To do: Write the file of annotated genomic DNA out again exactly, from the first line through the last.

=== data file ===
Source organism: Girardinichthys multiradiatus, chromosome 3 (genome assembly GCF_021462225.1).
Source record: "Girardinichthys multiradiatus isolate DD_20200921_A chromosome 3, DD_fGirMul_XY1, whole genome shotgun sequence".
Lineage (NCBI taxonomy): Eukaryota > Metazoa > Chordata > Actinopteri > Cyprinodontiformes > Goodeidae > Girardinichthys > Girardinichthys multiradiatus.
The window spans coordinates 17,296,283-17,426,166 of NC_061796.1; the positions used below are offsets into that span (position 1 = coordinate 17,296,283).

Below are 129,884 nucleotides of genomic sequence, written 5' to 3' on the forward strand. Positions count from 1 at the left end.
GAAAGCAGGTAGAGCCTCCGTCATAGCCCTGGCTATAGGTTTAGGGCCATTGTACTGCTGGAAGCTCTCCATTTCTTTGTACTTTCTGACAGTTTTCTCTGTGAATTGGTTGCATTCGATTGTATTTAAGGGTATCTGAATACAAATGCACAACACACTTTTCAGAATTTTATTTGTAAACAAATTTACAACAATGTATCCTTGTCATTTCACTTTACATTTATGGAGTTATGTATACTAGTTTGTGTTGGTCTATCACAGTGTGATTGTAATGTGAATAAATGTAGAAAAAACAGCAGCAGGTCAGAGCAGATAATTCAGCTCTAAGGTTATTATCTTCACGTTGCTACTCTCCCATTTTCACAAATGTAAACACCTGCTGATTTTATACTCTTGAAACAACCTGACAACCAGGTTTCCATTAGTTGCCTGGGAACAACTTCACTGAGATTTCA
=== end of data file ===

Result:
Source organism: Girardinichthys multiradiatus, chromosome 3 (genome assembly GCF_021462225.1).
Source record: "Girardinichthys multiradiatus isolate DD_20200921_A chromosome 3, DD_fGirMul_XY1, whole genome shotgun sequence".
Lineage (NCBI taxonomy): Eukaryota > Metazoa > Chordata > Actinopteri > Cyprinodontiformes > Goodeidae > Girardinichthys > Girardinichthys multiradiatus.
The window spans coordinates 17,296,283-17,426,166 of NC_061796.1; the positions used below are offsets into that span (position 1 = coordinate 17,296,283).

Below are 129,884 nucleotides of genomic sequence, written 5' to 3' on the forward strand. Positions count from 1 at the left end.
GAAAGCAGGTAGAGCCTCCGTCATAGCCCTGGCTATAGGTTTAGGGCCATTGTACTGCTGGAAGCTCTCCATTTCTTTGTACTTTCTGACAGTTTTCTCTGTGAATTGGTTGCATTCGATTGTATTTAAGGGTATCTGAATACAAATGCACAACACACTTTTCAGAATTTTATTTGTAAACAAATTTACAACAATGTATCCTTGTCATTTCACTTTACATTTATGGAGTTATGTATACTAGTTTGTGTTGGTCTATCACAGTGTGATTGTAATGTGAATAAATGTAGAAAAAACAGCAGCAGGTCAGAGCAGATAATTCAGCTCTAAGGTTATTATCTTCACGTTGCTACTCTCCCATTTTCACAAATGTAAACACCTGCTGATTTTATACTCTTGAAACAACCTGACAACCAGGTTTCCATTAGTTGCCTGGGAACAACTTCACTGAGATTTCA